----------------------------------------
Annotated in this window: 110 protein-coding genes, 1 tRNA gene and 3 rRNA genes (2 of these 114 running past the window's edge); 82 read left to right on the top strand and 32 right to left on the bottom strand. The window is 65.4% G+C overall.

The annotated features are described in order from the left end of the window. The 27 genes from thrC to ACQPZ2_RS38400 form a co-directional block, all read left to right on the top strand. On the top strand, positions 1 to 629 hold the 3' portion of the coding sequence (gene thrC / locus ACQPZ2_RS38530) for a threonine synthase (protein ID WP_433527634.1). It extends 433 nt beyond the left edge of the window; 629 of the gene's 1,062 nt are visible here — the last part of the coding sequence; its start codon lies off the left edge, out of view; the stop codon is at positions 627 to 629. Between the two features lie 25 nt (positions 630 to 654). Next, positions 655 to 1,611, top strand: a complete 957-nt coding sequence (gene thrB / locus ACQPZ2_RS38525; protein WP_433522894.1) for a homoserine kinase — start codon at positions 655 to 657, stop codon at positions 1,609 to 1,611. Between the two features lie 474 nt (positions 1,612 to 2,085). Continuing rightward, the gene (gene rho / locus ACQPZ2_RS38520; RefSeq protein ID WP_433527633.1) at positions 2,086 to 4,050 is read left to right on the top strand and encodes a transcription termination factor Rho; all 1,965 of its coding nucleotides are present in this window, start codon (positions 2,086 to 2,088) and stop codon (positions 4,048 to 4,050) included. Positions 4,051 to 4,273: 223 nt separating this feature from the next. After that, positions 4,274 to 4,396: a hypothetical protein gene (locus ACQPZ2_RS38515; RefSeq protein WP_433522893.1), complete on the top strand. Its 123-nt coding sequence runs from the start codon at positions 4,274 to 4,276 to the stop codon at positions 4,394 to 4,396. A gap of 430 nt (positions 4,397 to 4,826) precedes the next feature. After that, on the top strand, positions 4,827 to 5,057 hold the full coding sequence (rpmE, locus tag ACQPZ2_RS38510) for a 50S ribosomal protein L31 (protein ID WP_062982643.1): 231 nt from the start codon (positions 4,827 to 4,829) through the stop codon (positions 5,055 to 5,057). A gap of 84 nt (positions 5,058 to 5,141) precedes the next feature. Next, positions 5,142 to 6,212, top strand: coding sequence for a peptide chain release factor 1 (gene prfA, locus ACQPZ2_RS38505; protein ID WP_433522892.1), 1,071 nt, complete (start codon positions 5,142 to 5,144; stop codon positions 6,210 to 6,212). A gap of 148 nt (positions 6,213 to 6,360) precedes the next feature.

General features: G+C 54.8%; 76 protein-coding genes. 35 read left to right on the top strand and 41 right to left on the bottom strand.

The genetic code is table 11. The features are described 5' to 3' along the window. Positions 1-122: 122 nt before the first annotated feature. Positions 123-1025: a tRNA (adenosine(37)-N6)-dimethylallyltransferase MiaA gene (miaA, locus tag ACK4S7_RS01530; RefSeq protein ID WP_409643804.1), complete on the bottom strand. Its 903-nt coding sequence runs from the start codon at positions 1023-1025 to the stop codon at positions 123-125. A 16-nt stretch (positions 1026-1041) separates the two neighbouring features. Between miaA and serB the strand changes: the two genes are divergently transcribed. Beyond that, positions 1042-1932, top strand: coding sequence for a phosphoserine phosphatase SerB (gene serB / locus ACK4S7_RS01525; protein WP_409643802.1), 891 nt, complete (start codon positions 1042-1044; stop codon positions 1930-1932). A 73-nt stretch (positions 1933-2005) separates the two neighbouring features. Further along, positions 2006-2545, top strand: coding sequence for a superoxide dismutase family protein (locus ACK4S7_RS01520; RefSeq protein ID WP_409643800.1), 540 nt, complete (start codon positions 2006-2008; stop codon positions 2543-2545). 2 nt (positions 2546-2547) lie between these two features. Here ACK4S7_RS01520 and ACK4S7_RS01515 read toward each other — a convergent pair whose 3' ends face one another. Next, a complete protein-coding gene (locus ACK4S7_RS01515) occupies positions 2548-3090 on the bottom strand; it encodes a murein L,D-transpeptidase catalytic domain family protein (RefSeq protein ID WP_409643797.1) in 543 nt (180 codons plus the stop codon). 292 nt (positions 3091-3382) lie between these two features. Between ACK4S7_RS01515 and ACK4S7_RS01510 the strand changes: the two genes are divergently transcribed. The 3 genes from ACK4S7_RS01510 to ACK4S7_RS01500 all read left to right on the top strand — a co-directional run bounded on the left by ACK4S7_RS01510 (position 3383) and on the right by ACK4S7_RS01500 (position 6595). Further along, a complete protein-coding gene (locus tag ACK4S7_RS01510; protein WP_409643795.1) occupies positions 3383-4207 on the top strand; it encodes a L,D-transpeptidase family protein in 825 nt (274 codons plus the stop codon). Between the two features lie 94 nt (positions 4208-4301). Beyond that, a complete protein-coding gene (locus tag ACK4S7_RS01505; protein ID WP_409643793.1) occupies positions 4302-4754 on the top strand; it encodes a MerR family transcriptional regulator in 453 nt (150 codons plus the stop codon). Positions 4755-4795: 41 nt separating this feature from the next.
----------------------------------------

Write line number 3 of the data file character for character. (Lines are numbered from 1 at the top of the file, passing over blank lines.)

General features: G+C 54.8%; 76 protein-coding genes. 35 read left to right on the top strand and 41 right to left on the bottom strand.